Burkhard F. Leeb
The therapeutic scope of inflammatory rheumatic diseases and of Rheumatoid Arthritis (RA) in particular, has increased dramatically over the last twenty years leading to incredibly better chances for the patients. Simultaneously disease activity assessment has become more and more important, not only to document the patient's disease course, but also for justifying the application of potentially dangerous and expensive remedies.
Marcelo Fernandez Casares
Interstitial Lung Diseases (ILDs) also known as Diffuse Parenchymal Lung Disease (DPLD), include a large group of lung diseases characterized by various patterns of inflammation and fibrosis on high-resolution CT and in lung biopsy.
Suppression of Experimental Arthritis through AMP-Activated Protein Kinase Activation and Autophagy Modulation
Huimin Yan, Hui-Fang Zhou, Ying Hu and Christine T.N. Pham
Autophagy plays a central role in various disease processes. However, its contribution to inflammatory arthritides such as rheumatoid arthritis (RA) is unclear. We observed that autophagy is engaged in the K/BxN serum transfer model of RA but autophagic flux is severely impaired. Metformin is an anti-diabetic drug that has been shown to stimulate autophagy. Induction of autophagic flux, through metformin-mediated AMP-activated protein kinase (AMPK) activation and interruption of mammalian target of rapamycin (mTOR) signaling mitigated the inflammation in experimental arthritis.
Eduardo Branco de Sousa
Non-operative treatment of knee osteoarthritis has gained special interest between patients and orthopedic surgeons, not only to alleviate pain and improve function, but also to postpone joint replacements. Projections showed an increase of 673% in the number of arthroplasties to be performed in the United States through 2030.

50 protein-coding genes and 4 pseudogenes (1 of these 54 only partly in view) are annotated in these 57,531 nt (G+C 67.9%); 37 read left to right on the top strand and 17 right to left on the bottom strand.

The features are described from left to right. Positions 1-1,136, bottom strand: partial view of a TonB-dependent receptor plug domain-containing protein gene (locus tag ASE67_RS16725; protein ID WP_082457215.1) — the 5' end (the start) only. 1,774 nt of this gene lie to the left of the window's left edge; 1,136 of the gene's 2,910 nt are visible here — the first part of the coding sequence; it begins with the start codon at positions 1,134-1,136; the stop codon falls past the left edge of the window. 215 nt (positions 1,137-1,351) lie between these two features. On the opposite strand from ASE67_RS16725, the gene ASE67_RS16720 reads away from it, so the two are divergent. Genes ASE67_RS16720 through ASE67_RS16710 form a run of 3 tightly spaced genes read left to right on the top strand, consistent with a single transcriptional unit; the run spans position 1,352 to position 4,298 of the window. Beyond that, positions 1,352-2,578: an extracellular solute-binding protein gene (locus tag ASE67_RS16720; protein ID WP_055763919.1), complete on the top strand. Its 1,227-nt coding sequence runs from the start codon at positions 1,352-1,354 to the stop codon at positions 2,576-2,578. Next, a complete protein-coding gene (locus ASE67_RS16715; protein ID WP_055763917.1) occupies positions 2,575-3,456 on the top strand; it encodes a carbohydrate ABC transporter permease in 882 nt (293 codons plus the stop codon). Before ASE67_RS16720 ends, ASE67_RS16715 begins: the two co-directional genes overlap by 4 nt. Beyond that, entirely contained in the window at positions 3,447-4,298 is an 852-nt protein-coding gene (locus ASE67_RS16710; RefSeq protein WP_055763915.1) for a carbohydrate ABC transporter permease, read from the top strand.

Upper back pain (UBP) is the pain experienced at the thoracic spine region. Spinal pain prevalence is 66 per 100 people and15% them is UBP. Although it is so frequent, it is less studied than neck or low back pain.It can be seen at any period of life, from childhood to elderly.This article briefly describes differential diagnosis in UBP.
Hassan M Bassiouni and Ahmed A Negm
The basic idea of this editorial was to try to propose new techniques and laboratory measurements for future incorporation into a new score for identifying an acutely inflamed osteoarthritic knee joint. In the area of research, defining clinical status was always a hurdle to proper patient recruitment because working on quiet cases of OA with minimal to moderate pain is totally different from working on acute cases of OA with a lot of pain. Hence the problem of defining the clinical status at time of recruitment has become of an utmost importance.
Lukas A. Holzer
Osteoarthritis (OA) is a long-term chronic disease that is characterized by the deterioration of cartilage in joints resulting in stiffness, pain and impaired range of motion. OA is a disease that is associated with ageing. However, there are various factors e.g. obesity, lack of exercise, genetical abberations, occupation, trauma and gender that contribute to progression of OA. Osteoarthritis is the most common form of arthritis. The World Health Organization estimates that globally 25% of adults over the age of 65 years have clinically symptomatic osteoarthritis of any joint.